Fight Club by Chuck Palahniuk – review

Fight club chuck Palahniuk Most everyone I know has either read the book or seen the movie so I apologize in advance if I don’t bring anything new to the conversation (not that any of my reviews tend to do that).

I read Fight Club once before, in college, for a film class. It was right after the movie came out and we were to read the novel, then contrast it to the screenplay and write an essay about the adaptation process as we understood it. It was a painfully boring assignment. My overall lack of enthusiasm for course work lent itself to me not enjoying Fight Club the way that I did the second time around. I’m sure the fact that I was in my late teens and a complete shitface didn’t help either.

Thankfully I was able to shake off the way I had previously felt about this book before getting into it the second time around. The only thing I “took with me” was that I don’t remember the novel or the movie (although that doesn’t really count) as being noir at all. Keep in mind that when I read it the first time I knew nothing about noir.

I discovered (or I guess re-discovered) just how incredibly nihilistic the dialogue was. I had seen the movie maybe seven or eight times since 1999 and the dialogue almost seemed comical to me; like a caricature. But when I read the book, the same lines that once seemed ridiculous were all of a sudden incredible. If the book is the Mona Lisa then the movie is the Mona Lisa on roller-skates, eating a lollipop and chasing boys on the boardwalk. Don’t get me wrong I still enjoy the movie quite a bit – even if the directing has lost a bit of its lustre for me the acting is still top notch.

The story (for those that have been doing missionary work in places without the internet, books, TV, or movies) is about a nameless narrator and the calamitous hi-jinx he and his new found friend Tyler get themselves into. From starting an underground fight club that expands beyond what the narrator ever imagined, to making soap, to causing varying degrees of mayhem and chaos, he progressively gets himself deeper and deeper in a world he unwittingly helped create. For the most part the book and the movie are almost identical (aside form a few little differences like making soap out of Marla’s mom for example) but the ending is where the major difference is. Without wanting to spoil it, the book doesn’t keep the same “I sacrificed tons but everything is OK” ending. The novel does not end on an emotional high. It’s more of the same for our hapless raconteur: misery of his own making.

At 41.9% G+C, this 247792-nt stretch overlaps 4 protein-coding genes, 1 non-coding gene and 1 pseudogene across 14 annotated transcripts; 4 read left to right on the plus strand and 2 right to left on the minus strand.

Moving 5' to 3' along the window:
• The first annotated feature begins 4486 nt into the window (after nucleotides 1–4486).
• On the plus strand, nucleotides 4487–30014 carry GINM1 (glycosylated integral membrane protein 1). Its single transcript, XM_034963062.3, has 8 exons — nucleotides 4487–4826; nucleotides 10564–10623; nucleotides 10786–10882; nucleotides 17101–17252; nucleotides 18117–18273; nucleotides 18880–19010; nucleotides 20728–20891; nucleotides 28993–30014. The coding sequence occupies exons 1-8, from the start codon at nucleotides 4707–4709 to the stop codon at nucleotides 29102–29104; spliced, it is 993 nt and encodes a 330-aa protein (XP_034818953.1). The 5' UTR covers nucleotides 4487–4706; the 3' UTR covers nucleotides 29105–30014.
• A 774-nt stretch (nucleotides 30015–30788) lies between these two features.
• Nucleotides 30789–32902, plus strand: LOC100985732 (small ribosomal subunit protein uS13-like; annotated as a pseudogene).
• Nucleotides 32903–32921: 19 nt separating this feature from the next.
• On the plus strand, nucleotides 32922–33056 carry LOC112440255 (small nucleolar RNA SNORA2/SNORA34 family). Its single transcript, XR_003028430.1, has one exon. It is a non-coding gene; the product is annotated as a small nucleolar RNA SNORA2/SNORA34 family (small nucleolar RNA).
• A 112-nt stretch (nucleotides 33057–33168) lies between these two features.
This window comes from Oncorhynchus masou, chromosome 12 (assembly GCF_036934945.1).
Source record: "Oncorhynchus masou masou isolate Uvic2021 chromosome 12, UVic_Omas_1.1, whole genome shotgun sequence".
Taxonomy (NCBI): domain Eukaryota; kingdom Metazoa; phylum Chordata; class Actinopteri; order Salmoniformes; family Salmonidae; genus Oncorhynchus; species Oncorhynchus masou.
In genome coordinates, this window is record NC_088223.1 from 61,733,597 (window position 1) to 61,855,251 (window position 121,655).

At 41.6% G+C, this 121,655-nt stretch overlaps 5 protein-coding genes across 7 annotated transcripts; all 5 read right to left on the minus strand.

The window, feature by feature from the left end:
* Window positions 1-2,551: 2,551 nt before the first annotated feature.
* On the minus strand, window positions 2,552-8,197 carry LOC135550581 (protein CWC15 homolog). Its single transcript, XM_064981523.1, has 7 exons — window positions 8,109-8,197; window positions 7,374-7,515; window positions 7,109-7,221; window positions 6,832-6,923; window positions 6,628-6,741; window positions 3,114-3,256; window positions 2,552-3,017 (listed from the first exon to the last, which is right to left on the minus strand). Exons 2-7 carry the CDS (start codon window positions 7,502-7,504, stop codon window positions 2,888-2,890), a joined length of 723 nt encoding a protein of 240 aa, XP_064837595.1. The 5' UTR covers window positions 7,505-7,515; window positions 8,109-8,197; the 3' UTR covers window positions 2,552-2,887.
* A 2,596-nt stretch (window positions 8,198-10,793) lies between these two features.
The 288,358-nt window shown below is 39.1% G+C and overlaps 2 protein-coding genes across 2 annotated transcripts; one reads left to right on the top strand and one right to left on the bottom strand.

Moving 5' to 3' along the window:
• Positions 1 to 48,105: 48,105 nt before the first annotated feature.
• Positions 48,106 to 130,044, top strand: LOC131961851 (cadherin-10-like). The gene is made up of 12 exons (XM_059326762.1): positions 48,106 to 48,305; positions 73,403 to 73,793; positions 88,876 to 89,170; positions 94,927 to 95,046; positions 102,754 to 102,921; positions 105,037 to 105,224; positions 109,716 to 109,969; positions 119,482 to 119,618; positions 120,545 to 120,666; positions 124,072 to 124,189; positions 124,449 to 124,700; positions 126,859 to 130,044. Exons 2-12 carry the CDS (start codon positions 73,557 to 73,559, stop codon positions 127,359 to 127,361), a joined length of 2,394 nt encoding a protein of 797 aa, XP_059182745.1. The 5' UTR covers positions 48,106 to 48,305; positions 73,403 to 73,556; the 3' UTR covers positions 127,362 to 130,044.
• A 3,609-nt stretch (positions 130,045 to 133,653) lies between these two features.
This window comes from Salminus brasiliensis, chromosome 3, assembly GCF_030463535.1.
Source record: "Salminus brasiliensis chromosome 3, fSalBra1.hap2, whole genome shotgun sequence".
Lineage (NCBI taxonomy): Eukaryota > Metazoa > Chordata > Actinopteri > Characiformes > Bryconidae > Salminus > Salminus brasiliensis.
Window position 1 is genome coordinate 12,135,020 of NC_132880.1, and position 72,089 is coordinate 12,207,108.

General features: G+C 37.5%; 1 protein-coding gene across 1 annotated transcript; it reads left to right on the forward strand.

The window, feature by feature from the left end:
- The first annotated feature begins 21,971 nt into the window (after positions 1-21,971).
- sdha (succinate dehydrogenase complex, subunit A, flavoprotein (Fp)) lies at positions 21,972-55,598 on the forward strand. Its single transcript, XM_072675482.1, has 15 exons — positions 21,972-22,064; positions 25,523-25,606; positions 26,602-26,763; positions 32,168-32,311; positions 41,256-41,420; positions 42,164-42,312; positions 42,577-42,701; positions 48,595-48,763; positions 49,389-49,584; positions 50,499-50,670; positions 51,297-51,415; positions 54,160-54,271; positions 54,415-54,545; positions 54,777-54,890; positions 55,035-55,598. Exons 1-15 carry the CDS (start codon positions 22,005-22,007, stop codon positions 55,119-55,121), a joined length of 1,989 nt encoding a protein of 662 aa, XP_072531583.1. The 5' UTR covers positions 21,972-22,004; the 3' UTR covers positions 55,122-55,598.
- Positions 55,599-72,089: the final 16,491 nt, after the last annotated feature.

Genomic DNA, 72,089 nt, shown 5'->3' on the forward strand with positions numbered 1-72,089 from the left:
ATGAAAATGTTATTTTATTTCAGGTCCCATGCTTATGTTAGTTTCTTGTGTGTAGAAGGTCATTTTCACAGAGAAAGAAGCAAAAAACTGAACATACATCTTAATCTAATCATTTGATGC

Everything about the book is infinitely better than movie. Every character is more desperate, mean, and pathetic. Every line of dialogue more soaked in hopelessness. There wasn’t a single time in reading the book where I felt like I had to make excuses for its shortcomings; as far as I’m concerned it had none (from a “me being entertained” perspective). It just delivered on every page.

As far as how this fits into noir is concerned I don’t necessarily feel like it is written with the same “style” as the other books on the list but I do feel like all the key elements are there regardless. Truth be told I enjoyed it too much to give a shit how it compares to other books. I loved it and the more I think about it (specifically the marvel that is Marla Singer) the more I enjoy it. Where else would you get classic lines like “I want to have your abortion” and “I used to work in a funeral home to feel good about myself, just the fact I was breathing”.

I don’t possess the skill to effectively describe how impressed I was with this book the second time around. Especially given the fact that I’m traditionally not a Chuck Palahniuk fan. All in all Fight Club blew away any expectations or preconceptions I may have had and delivered one hell of a story with a little noir in all the right places.

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This is a part of the 200 noirs project. An attempt to read and review every book on Allan Guthrie’s Top 200 Noirs list. You can follow him on Twitter @200Noirs

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